Scholastic Pulls Controversial Book About George Washington and His Slaves Amid Criticism

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No more birthday cake for George Washington. 

Scholastic pulled the plug Sunday on its controversial children's book, A Birthday Cake for George Washington after it published on Jan. 5. The decision follows waves of criticism from readers, who said the book glossed over slavery's gruesome aspects, instead presenting an altogether rosy version of a particularly brutal period in national history. The book tells the story of two slaves who cheerfully set about securing a missing ingredient for a birthday cake they're making for their master; Scholastic issued a statement Sunday on the reasoning behind halting the book's distribution:

"While we have great respect for the integrity and scholarship of the author, illustrator, and editor, we believe that, without more historical background on the evils of slavery than this book for younger children can provide, the book may give a false impression of the reality of the lives of slaves and therefore should be withdrawn.

A Birthday Cake for George Washington was written by Ramin Ganeshram, author of Stir It Up and FutureChefs. It was edited by Andrea Davis Pinkney who, the Guardian reported, won a Coretta Scott King award for African-American children's literature in 2013. In a Scholastic blog post, Pinkney wrote that A Birthday Cake for George Washington "illuminates Hercules' purposeful work as a chef and the pride young Delia feels at the tremendous achievements of her father." It represents "a way in" for parents and teachers looking to talk about the institution of slavery with children, she said.

In another statement, Ganeshram said the story is the product of years' worth of research at Washington's home and in the field of culinary history; it exposes the conflict between the miserable state of being enslaved and the ability to take pride in one's achievements. She warns against allowing the "constant cruelty" narrative surrounding slavery to wash out the stories of those who leveraged their skill to their advantage.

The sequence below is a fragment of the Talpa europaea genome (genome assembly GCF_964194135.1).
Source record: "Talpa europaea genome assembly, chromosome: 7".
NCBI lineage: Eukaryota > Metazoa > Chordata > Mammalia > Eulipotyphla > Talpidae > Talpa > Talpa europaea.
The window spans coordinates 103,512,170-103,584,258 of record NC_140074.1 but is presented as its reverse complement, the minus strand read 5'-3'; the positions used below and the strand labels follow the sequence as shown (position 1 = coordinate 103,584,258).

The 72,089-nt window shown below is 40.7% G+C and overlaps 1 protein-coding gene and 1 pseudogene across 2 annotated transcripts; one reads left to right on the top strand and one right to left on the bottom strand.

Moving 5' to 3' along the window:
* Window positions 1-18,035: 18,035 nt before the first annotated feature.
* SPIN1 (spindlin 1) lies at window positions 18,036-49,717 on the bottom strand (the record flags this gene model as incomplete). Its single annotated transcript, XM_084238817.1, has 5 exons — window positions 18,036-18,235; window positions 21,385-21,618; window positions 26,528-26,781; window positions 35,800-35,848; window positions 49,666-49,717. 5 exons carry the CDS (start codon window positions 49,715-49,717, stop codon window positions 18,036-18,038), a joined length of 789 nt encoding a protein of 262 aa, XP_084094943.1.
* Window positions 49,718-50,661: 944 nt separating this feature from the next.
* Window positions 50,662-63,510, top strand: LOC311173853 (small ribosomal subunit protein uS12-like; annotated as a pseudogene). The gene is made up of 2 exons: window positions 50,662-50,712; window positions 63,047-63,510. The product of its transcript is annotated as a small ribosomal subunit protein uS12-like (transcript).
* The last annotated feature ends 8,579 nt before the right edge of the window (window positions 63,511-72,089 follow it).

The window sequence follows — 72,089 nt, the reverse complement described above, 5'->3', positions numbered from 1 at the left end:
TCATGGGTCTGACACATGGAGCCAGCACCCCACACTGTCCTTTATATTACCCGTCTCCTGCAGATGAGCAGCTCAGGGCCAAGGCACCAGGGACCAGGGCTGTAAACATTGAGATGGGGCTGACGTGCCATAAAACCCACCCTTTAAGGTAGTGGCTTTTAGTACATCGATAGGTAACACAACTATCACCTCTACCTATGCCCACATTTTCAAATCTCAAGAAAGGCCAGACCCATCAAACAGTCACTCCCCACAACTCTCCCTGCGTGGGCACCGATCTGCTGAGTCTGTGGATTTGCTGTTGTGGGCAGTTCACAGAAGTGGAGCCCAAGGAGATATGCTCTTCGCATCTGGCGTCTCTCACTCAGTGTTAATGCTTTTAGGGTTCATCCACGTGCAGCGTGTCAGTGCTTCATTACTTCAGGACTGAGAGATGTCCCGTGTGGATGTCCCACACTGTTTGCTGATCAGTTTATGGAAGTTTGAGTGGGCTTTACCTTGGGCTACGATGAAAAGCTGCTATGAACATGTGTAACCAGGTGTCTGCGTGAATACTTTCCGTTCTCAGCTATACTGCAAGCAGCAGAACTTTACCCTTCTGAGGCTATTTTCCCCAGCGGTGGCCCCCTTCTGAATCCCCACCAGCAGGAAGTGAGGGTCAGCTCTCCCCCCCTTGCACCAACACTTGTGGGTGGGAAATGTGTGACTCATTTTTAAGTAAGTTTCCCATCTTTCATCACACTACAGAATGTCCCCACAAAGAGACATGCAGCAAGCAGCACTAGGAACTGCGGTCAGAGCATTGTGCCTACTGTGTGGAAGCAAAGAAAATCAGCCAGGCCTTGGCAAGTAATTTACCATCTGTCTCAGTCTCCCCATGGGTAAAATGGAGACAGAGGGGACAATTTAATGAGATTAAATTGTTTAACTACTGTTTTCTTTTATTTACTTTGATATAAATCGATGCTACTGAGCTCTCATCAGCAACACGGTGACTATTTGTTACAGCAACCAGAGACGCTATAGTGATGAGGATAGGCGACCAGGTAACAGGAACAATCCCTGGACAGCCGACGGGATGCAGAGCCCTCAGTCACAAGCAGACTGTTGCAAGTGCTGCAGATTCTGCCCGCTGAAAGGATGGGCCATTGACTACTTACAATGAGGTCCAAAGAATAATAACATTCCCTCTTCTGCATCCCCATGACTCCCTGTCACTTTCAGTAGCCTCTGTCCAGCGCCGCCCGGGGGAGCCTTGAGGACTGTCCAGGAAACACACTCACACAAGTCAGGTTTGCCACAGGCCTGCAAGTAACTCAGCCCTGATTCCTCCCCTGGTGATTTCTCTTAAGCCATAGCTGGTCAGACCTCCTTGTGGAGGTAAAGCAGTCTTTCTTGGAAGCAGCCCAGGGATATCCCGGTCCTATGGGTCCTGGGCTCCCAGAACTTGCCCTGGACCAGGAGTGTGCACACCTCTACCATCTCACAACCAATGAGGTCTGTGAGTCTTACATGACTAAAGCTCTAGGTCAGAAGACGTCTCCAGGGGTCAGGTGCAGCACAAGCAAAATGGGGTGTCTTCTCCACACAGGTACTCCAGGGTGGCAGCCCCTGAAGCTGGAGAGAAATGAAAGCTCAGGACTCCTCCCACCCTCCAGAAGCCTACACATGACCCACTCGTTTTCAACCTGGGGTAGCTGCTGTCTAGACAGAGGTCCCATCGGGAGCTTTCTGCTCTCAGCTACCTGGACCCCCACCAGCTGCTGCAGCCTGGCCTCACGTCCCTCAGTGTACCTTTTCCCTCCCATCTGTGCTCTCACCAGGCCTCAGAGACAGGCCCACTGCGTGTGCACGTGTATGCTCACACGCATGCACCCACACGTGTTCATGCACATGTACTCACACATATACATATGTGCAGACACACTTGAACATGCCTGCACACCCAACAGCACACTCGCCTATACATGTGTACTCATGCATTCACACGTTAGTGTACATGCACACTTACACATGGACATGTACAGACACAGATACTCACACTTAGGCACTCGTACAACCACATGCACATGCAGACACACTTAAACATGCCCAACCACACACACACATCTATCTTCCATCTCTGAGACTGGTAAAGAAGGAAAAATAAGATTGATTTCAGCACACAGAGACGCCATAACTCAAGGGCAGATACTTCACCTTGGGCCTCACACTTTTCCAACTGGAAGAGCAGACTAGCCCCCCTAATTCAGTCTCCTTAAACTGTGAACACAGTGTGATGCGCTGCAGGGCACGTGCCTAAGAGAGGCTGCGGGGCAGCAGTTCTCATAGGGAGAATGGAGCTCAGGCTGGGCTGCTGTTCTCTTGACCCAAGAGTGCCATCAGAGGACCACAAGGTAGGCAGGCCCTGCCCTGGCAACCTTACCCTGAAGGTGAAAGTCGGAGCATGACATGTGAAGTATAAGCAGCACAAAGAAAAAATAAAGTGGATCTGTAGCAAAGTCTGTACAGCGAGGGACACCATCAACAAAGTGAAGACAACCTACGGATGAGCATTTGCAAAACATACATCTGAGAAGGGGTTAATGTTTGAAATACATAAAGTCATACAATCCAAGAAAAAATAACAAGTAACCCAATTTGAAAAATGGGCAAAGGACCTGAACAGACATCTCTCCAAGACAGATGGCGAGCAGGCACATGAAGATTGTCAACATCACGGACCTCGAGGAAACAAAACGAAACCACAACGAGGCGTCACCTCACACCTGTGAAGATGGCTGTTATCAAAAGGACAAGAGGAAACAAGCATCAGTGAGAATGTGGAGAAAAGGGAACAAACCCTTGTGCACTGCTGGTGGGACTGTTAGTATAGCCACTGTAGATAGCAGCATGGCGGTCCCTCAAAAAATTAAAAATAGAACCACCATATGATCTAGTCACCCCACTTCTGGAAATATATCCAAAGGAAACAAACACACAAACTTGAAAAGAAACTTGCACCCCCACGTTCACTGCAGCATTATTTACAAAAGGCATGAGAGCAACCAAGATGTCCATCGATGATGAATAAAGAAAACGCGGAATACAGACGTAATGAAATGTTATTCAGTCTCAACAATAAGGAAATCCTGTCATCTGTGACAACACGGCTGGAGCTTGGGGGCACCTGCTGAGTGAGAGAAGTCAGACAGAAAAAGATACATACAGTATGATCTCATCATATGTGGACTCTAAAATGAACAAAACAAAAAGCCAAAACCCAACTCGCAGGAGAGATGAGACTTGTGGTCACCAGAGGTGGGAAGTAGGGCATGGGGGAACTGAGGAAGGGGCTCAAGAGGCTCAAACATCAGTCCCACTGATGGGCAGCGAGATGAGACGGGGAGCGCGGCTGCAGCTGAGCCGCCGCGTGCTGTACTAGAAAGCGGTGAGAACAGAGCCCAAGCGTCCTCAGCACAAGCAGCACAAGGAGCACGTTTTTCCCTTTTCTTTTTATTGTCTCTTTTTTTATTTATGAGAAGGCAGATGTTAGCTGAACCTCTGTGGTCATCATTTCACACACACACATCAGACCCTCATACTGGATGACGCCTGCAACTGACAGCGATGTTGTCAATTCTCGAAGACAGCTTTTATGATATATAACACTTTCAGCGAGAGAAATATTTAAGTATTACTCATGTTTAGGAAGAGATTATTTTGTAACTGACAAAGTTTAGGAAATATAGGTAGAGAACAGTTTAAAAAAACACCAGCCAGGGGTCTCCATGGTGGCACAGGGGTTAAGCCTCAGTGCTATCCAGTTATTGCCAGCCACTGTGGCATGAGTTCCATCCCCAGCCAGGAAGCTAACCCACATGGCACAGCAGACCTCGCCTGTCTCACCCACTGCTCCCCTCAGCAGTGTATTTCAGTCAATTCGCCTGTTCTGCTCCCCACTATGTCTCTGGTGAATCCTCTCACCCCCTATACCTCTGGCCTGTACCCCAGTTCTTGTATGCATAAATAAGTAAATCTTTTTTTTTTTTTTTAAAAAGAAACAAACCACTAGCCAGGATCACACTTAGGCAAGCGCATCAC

"With this in mind, we must be extremely careful about substituting old tropes for new ones," her statement reads. "In the sadly not-so-distant past, enslaved people were often depicted in children's literature as childlike, foolish, or happily insensible of their condition."

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Take, for example, the book description: The copy featured on the publisher's website first refers to Washington's slaves as "servants," rather than slaves — servants who are "buzzing about," "scurrying around the kitchen preparing to make this the best birthday ever." Washington's cook — "Hercules, a slave" — has been charged with baking his birthday cake, a task in which he "takes great pride," according to the copy. This year, though, he faces "one problem" — he's out of sugar. Enlisting the help of his daughter, Delia (also a slave, and the story's narrator), he sets about finding the missing ingredient. 

The book description says the story is meant to highlight a loving father-daughter relationship, even as it hints at "an unspoken, bittersweet reality" with which Hercules and Delia must live: "No matter how delicious the president's cake turns out to be, Delia and Papa will not taste the sweetness of freedom."

A sentiment that reads as an afterthought and an understatement, and left the book's audience generally dissatisfied. The School Library Journal said that the story was "a troubling depiction of American slavery," adding that "young readers without sufficient background knowledge about the larger context of American slavery may come away with a dangerously rosy impression of the relationship between slaves and slave owners." 

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It was the widespread reader reaction to this out-of-context portrayal that fueled a petition calling for the book's removal from retailers' shelves, inspired backlash from the Twittersphere and ultimately, led Scholastic to halt distribution of the children's book.